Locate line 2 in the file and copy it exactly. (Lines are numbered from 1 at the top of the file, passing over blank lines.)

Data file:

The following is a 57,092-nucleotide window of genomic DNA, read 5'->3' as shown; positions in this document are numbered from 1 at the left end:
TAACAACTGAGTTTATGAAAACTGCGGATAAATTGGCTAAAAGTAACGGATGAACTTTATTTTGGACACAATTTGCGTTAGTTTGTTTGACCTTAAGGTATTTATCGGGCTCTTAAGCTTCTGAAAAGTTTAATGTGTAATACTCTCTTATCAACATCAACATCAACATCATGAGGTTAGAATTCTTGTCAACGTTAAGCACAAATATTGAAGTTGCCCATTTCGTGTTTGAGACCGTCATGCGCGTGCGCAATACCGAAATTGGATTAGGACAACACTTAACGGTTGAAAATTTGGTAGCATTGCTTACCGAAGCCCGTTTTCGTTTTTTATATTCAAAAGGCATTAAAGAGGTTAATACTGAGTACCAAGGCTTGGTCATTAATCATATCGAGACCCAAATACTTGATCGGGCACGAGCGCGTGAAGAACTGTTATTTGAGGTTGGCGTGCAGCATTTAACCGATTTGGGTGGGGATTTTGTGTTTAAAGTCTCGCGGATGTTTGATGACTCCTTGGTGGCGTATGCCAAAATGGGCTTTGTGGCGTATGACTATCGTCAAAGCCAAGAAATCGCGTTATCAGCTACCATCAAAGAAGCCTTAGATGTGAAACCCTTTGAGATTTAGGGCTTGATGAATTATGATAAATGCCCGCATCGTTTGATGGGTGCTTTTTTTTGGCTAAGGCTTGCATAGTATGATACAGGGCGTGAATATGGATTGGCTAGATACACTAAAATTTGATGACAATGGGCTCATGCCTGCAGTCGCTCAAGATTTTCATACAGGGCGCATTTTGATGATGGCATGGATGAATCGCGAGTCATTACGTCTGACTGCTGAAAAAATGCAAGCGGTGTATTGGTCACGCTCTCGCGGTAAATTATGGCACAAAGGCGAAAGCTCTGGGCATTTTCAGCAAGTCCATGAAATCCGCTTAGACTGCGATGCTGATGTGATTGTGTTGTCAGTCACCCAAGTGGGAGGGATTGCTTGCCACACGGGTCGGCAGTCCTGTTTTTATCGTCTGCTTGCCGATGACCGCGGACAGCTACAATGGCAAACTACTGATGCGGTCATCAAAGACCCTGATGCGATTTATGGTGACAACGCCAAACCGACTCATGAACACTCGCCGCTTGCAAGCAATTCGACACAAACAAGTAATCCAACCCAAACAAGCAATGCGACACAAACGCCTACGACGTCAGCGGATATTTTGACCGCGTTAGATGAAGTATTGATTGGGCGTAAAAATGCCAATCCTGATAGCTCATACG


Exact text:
TAACAACTGAGTTTATGAAAACTGCGGATAAATTGGCTAAAAGTAACGGATGAACTTTATTTTGGACACAATTTGCGTTAGTTTGTTTGACCTTAAGGTATTTATCGGGCTCTTAAGCTTCTGAAAAGTTTAATGTGTAATACTCTCTTATCAACATCAACATCAACATCATGAGGTTAGAATTCTTGTCAACGTTAAGCACAAATATTGAAGTTGCCCATTTCGTGTTTGAGACCGTCATGCGCGTGCGCAATACCGAAATTGGATTAGGACAACACTTAACGGTTGAAAATTTGGTAGCATTGCTTACCGAAGCCCGTTTTCGTTTTTTATATTCAAAAGGCATTAAAGAGGTTAATACTGAGTACCAAGGCTTGGTCATTAATCATATCGAGACCCAAATACTTGATCGGGCACGAGCGCGTGAAGAACTGTTATTTGAGGTTGGCGTGCAGCATTTAACCGATTTGGGTGGGGATTTTGTGTTTAAAGTCTCGCGGATGTTTGATGACTCCTTGGTGGCGTATGCCAAAATGGGCTTTGTGGCGTATGACTATCGTCAAAGCCAAGAAATCGCGTTATCAGCTACCATCAAAGAAGCCTTAGATGTGAAACCCTTTGAGATTTAGGGCTTGATGAATTATGATAAATGCCCGCATCGTTTGATGGGTGCTTTTTTTTGGCTAAGGCTTGCATAGTATGATACAGGGCGTGAATATGGATTGGCTAGATACACTAAAATTTGATGACAATGGGCTCATGCCTGCAGTCGCTCAAGATTTTCATACAGGGCGCATTTTGATGATGGCATGGATGAATCGCGAGTCATTACGTCTGACTGCTGAAAAAATGCAAGCGGTGTATTGGTCACGCTCTCGCGGTAAATTATGGCACAAAGGCGAAAGCTCTGGGCATTTTCAGCAAGTCCATGAAATCCGCTTAGACTGCGATGCTGATGTGATTGTGTTGTCAGTCACCCAAGTGGGAGGGATTGCTTGCCACACGGGTCGGCAGTCCTGTTTTTATCGTCTGCTTGCCGATGACCGCGGACAGCTACAATGGCAAACTACTGATGCGGTCATCAAAGACCCTGATGCGATTTATGGTGACAACGCCAAACCGACTCATGAACACTCGCCGCTTGCAAGCAATTCGACACAAACAAGTAATCCAACCCAAACAAGCAATGCGACACAAACGCCTACGACGTCAGCGGATATTTTGACCGCGTTAGATGAAGTATTGATTGGGCGTAAAAATGCCAATCCTGATAGCTCATACG